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  • Writer's pictureTom Hopkins-Burke

Five Things we Learned About: the A-Z of Secondary Leadership

Updated: Feb 15

The A-Z of secondary leadership with headteacher and author Andy Hunter.

In partnership with John Catt Educational: publishing professional development books and resources to support great teaching and learning in schools around the world. Use the code JCTTR2324 for 20% off The A-Z of Secondary Leadership and your entire John Catt order - happy reading!


School leadership is the best job in the world. It's also frustrating, exhausting and at times utterly bamboozling. Leaders are planning for the next five years one minute, and dealing with the next five seconds the next. They manage multi-million-pound budgets and they pick up crisp packets.

The A-Z of Secondary Leadership considers how we approach leadership in secondary schools, from the moment of arrival in a new post to the exploration of further possibilities. It covers creating a culture, recruiting and retaining the best staff, encouraging cognitive diversity, working with stakeholders, leading in the community and, perhaps most importantly, how to look after yourself as you take on a very challenging role.

This book is essential reading for aspiring, recently appointed and more experienced secondary school leaders. Taking a detailed yet down-to-earth approach to leadership theory and practice, Andy Hunter spoke with our host Paul Hazzard about the various demands placed upon secondary school leaders. Here's five things we took away from their conversation...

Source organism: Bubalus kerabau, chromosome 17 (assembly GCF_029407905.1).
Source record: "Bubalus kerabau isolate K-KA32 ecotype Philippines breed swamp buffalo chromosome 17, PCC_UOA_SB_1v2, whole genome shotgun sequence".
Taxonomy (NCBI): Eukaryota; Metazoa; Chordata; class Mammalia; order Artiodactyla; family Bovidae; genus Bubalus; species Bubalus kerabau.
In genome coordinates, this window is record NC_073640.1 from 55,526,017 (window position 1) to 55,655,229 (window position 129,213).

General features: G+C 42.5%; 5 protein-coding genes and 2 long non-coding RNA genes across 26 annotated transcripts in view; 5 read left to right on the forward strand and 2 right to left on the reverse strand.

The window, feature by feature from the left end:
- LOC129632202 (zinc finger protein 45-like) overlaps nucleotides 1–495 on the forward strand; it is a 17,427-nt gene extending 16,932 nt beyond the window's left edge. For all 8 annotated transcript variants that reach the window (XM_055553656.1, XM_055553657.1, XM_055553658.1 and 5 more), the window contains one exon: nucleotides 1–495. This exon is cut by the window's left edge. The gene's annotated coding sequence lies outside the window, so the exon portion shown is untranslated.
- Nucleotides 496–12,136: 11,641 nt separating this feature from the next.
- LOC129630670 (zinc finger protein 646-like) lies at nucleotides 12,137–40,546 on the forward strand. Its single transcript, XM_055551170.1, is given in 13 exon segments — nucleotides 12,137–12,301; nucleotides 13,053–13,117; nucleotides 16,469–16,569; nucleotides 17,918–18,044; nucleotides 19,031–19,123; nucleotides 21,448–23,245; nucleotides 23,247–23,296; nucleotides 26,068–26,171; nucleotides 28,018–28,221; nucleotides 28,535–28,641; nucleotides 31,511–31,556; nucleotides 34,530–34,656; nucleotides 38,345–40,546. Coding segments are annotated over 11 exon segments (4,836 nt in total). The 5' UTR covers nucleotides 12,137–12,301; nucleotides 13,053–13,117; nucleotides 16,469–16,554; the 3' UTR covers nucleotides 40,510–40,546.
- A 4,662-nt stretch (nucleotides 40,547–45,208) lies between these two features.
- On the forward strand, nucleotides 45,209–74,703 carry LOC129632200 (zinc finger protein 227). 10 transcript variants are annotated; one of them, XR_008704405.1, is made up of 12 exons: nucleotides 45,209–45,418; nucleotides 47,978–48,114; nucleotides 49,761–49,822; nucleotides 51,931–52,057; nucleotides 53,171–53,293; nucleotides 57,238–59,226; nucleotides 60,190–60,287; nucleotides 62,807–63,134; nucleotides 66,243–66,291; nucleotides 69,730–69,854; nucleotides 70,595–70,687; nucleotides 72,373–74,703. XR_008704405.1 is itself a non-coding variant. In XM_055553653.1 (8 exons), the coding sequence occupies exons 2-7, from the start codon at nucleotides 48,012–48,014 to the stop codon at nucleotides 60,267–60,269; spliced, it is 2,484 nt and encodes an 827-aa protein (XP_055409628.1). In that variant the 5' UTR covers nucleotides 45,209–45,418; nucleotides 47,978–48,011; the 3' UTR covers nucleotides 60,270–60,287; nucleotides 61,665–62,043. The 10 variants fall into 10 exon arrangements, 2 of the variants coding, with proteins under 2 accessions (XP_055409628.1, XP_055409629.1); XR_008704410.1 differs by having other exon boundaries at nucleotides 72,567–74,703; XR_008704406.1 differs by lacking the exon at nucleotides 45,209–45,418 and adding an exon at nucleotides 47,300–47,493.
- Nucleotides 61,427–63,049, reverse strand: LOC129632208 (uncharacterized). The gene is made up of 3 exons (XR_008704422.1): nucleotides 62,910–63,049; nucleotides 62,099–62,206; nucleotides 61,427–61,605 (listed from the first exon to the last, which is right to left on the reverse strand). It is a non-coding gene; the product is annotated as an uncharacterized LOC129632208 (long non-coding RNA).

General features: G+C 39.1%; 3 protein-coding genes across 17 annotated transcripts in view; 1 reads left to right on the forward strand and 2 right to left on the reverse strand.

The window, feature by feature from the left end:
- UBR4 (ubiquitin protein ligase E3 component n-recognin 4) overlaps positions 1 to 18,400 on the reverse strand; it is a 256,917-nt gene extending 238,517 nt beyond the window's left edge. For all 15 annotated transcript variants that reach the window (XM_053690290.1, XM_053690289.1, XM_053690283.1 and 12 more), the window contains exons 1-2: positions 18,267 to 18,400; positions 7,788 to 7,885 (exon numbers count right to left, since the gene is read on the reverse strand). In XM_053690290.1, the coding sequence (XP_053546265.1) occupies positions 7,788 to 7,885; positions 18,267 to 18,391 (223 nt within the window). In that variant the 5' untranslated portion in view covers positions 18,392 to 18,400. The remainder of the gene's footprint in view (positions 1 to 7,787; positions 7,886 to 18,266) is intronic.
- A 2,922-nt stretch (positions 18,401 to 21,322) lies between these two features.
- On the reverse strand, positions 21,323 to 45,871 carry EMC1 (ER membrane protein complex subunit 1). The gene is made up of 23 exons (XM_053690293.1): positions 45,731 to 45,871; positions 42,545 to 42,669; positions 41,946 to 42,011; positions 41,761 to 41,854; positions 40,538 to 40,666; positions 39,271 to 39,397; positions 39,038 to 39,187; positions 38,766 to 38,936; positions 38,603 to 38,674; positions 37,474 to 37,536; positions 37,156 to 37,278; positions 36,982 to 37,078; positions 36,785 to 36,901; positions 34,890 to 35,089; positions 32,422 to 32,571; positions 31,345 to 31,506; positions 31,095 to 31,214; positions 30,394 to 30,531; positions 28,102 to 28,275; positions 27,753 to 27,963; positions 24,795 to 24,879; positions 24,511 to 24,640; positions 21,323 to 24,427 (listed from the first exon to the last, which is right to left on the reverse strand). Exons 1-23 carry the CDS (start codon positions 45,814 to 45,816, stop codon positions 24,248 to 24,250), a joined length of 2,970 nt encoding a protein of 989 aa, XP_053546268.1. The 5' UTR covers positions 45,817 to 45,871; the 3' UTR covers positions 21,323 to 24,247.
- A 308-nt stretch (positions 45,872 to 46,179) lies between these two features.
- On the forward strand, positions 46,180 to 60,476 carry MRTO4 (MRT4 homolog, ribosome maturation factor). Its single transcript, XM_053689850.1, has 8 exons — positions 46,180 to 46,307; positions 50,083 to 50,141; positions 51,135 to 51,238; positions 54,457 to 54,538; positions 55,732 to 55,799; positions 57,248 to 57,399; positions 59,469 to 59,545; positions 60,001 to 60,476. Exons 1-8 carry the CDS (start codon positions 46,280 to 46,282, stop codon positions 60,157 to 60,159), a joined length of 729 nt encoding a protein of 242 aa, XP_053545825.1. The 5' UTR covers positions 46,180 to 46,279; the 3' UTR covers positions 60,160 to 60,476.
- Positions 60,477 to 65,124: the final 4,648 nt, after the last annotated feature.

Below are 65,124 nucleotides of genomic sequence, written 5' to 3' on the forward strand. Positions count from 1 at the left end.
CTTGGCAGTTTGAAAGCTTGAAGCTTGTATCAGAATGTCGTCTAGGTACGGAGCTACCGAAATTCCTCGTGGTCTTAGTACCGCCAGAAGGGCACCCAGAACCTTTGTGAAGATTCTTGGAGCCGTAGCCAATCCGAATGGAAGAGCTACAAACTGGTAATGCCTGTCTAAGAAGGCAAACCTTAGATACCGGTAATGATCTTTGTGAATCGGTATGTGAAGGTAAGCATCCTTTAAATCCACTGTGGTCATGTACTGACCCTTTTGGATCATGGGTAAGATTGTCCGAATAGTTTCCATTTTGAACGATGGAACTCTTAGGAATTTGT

Andy Hunter


1. Why should school leaders embrace listening?

A man listening to another adult speaking

"I've sat in so many conversations where people know what they think and say what they think. There's no sense of dialectic... too often people aren't listening at all" Andy Hunter

When you're not talking, are you actually listening - or are you thinking about what you're going to say next?

That was the question Andy posed in the first ten minutes of the show. If it's the latter, what you are about to say probably isn't going to address what is being said to you. You miss some golden insights, too.

Andy is passionate about his belief that the majority of people in teaching aren't senior leaders, but that doesn't mean they couldn't be senior leaders - they have chosen not to be. According to Andy, senior leaders who approach their communications with a sense of hierarchy are in terrible danger of missing out on a great deal of wisdom from the classrooms and corridors.


2. How can leaders deal with hurt?

An adult with her head in her hands surrounded by two children

"I forget all the time that I'm a leader, and I need to be reminded that people aren't quite honest with me because I'm the boss" Andy Hunter

Andy admits that "being the boss" is a filter on his conversations with colleagues. When he is at work, Andy is not just Andy - he is the implementer of policies, the person who has to balance the budget, and the person who has to maintain standards. These things can get in the way of building genuine relationships with colleagues.

Paul remarked that leaders need their time away from school to get rid of the hurt. When he went home, his family would ground him: either picking him up when he was down, or knocking him down when he was on a high! Andy warns against carrying on his leadership style when at home - his family will help set him straight!


3. What is "questing" when it comes to school leadership?

A cartoon drawing of a person holding an arrow and leading a crowd